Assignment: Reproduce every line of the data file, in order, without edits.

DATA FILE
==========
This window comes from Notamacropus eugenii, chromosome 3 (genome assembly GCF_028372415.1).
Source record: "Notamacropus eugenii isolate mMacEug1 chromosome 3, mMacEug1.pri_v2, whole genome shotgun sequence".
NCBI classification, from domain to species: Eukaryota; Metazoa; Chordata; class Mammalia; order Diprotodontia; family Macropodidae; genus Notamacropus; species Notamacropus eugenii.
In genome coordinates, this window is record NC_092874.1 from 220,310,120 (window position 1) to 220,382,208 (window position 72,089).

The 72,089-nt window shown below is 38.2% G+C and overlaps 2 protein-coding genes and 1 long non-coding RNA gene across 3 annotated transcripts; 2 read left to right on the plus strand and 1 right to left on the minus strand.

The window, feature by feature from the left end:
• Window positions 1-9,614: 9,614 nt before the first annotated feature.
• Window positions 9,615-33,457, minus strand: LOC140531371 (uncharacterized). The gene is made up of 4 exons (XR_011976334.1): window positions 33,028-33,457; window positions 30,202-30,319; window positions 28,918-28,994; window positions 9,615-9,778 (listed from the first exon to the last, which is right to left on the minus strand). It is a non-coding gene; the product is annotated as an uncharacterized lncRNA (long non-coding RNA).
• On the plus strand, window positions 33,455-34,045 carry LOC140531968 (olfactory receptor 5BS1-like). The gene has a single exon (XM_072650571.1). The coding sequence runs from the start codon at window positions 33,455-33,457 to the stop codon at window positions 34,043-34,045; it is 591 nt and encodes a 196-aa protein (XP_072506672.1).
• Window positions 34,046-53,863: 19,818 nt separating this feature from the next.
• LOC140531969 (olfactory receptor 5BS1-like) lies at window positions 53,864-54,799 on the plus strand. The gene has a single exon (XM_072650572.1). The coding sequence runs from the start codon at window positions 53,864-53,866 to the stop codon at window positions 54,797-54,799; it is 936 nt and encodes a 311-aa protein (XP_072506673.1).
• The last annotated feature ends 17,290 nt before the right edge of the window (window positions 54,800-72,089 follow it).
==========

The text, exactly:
This window comes from Notamacropus eugenii, chromosome 3 (genome assembly GCF_028372415.1).
Source record: "Notamacropus eugenii isolate mMacEug1 chromosome 3, mMacEug1.pri_v2, whole genome shotgun sequence".
NCBI classification, from domain to species: Eukaryota; Metazoa; Chordata; class Mammalia; order Diprotodontia; family Macropodidae; genus Notamacropus; species Notamacropus eugenii.
In genome coordinates, this window is record NC_092874.1 from 220,310,120 (window position 1) to 220,382,208 (window position 72,089).

The 72,089-nt window shown below is 38.2% G+C and overlaps 2 protein-coding genes and 1 long non-coding RNA gene across 3 annotated transcripts; 2 read left to right on the plus strand and 1 right to left on the minus strand.

The window, feature by feature from the left end:
• Window positions 1-9,614: 9,614 nt before the first annotated feature.
• Window positions 9,615-33,457, minus strand: LOC140531371 (uncharacterized). The gene is made up of 4 exons (XR_011976334.1): window positions 33,028-33,457; window positions 30,202-30,319; window positions 28,918-28,994; window positions 9,615-9,778 (listed from the first exon to the last, which is right to left on the minus strand). It is a non-coding gene; the product is annotated as an uncharacterized lncRNA (long non-coding RNA).
• On the plus strand, window positions 33,455-34,045 carry LOC140531968 (olfactory receptor 5BS1-like). The gene has a single exon (XM_072650571.1). The coding sequence runs from the start codon at window positions 33,455-33,457 to the stop codon at window positions 34,043-34,045; it is 591 nt and encodes a 196-aa protein (XP_072506672.1).
• Window positions 34,046-53,863: 19,818 nt separating this feature from the next.
• LOC140531969 (olfactory receptor 5BS1-like) lies at window positions 53,864-54,799 on the plus strand. The gene has a single exon (XM_072650572.1). The coding sequence runs from the start codon at window positions 53,864-53,866 to the stop codon at window positions 54,797-54,799; it is 936 nt and encodes a 311-aa protein (XP_072506673.1).
• The last annotated feature ends 17,290 nt before the right edge of the window (window positions 54,800-72,089 follow it).